After three trips to the veterinarian and shelling out almost $1,700.00, my cat Mango is back to eating and acting like he owns the place again. For more than a week it was a roller-coaster ride trying to figure out what was wrong with him. When I brought him back the third time because he quit eating and vomited constantly, they took an x-ray and saw a foreign object in his intestines, which the vet thought was a sewing needle. He rushed him into surgery only to discover he couldn't find anything. They decided maybe it wasn't a needle after all. Since he was eating again, I got to take him home despite the mystery. Now my vet wants me to bring him in again for an x-ray to see if the object passed through his system.
I hope to do that this week, but for now all is well. At one point I thought Mango had cancer, which brought back horrid memories of my beloved cat Macavity that died of cancer back in 2000. When you decide to let a pet into your life, you must be prepared for the angst when they go missing or get sick. Yet as I weigh in on the benefits--the daily comfort they give me, the companionship--I would have to say its worth it.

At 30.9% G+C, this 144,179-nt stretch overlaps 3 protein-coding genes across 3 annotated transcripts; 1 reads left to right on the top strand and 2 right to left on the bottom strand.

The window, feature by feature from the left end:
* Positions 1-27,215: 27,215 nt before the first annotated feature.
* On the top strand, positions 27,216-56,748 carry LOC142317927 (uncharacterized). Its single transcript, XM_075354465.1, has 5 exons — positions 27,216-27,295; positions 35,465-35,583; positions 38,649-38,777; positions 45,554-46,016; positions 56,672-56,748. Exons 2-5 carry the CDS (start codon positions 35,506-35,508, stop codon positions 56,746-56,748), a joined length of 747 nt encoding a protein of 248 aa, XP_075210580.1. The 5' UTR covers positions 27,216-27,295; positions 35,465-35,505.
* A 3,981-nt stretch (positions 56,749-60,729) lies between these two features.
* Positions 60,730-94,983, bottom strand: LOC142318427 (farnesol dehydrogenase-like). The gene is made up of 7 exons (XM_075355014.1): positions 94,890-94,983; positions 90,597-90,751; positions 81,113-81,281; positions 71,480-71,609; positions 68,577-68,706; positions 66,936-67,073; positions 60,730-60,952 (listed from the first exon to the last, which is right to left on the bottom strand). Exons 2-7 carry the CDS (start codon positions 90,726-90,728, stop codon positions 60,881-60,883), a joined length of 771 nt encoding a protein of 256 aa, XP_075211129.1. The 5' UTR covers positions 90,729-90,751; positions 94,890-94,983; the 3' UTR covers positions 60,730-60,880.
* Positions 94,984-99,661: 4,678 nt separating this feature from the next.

My mother doesn't understand that. All she sees is hair that collects on furniture, chairs shredded beyond repair and the added expense of cat food, litter and vet bills. When she hears me crying over the phone because of my fear of losing Mango, she becomes all the more confounded as to why I would want the hassle of pets at all.
The daily emotional comfort my cats give me is an elusive concept to her that she just can't quite grasp. I watched the film Marley & Me the other night, and it felt good knowing there was a vast community out there that was just like me. The movie's message was clear to anyone who has ever owned a pet. The amount of destruction a pet causes is a meager price to pay when you are getting so much unconditional love every day. You can replace things, but you can never replace the personality of a pet that shows how much he cares in his own unique way.
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